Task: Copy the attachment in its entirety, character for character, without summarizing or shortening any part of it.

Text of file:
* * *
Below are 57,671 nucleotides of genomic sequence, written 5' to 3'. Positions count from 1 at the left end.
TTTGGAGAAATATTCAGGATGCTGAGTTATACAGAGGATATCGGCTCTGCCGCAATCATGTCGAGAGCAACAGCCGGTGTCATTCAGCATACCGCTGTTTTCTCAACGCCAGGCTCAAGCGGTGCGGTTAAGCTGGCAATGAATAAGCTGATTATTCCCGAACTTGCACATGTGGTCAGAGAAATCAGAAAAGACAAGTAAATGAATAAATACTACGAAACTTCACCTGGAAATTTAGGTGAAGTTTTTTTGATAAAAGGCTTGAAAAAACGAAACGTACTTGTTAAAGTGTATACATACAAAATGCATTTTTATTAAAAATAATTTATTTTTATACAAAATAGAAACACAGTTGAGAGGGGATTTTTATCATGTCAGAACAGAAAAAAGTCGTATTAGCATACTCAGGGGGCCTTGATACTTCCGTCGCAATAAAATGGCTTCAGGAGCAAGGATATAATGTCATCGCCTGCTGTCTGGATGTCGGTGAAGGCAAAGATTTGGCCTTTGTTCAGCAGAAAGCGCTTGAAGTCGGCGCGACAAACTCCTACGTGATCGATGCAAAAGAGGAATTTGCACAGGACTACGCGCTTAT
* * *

Below are 57,671 nucleotides of genomic sequence, written 5' to 3'. Positions count from 1 at the left end.
TTTGGAGAAATATTCAGGATGCTGAGTTATACAGAGGATATCGGCTCTGCCGCAATCATGTCGAGAGCAACAGCCGGTGTCATTCAGCATACCGCTGTTTTCTCAACGCCAGGCTCAAGCGGTGCGGTTAAGCTGGCAATGAATAAGCTGATTATTCCCGAACTTGCACATGTGGTCAGAGAAATCAGAAAAGACAAGTAAATGAATAAATACTACGAAACTTCACCTGGAAATTTAGGTGAAGTTTTTTTGATAAAAGGCTTGAAAAAACGAAACGTACTTGTTAAAGTGTATACATACAAAATGCATTTTTATTAAAAATAATTTATTTTTATACAAAATAGAAACACAGTTGAGAGGGGATTTTTATCATGTCAGAACAGAAAAAAGTCGTATTAGCATACTCAGGGGGCCTTGATACTTCCGTCGCAATAAAATGGCTTCAGGAGCAAGGATATAATGTCATCGCCTGCTGTCTGGATGTCGGTGAAGGCAAAGATTTGGCCTTTGTTCAGCAGAAAGCGCTTGAAGTCGGCGCGACAAACTCCTACGTGATCGATGCAAAAGAGGAATTTGCACAGGACTACGCGCTTAT